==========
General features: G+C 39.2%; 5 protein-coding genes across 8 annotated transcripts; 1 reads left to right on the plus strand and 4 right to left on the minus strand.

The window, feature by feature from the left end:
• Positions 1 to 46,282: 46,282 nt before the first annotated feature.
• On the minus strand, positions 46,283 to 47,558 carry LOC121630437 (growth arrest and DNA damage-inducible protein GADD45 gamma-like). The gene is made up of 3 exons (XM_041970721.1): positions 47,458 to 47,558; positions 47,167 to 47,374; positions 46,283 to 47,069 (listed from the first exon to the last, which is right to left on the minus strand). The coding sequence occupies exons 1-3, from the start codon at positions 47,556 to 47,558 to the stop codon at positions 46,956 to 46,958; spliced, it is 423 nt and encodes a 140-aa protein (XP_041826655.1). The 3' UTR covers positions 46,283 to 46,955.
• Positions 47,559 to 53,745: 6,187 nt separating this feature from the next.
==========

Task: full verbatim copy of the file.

General features: G+C 39.2%; 5 protein-coding genes across 8 annotated transcripts; 1 reads left to right on the plus strand and 4 right to left on the minus strand.

The window, feature by feature from the left end:
• Positions 1 to 46,282: 46,282 nt before the first annotated feature.
• On the minus strand, positions 46,283 to 47,558 carry LOC121630437 (growth arrest and DNA damage-inducible protein GADD45 gamma-like). The gene is made up of 3 exons (XM_041970721.1): positions 47,458 to 47,558; positions 47,167 to 47,374; positions 46,283 to 47,069 (listed from the first exon to the last, which is right to left on the minus strand). The coding sequence occupies exons 1-3, from the start codon at positions 47,556 to 47,558 to the stop codon at positions 46,956 to 46,958; spliced, it is 423 nt and encodes a 140-aa protein (XP_041826655.1). The 3' UTR covers positions 46,283 to 46,955.
• Positions 47,559 to 53,745: 6,187 nt separating this feature from the next.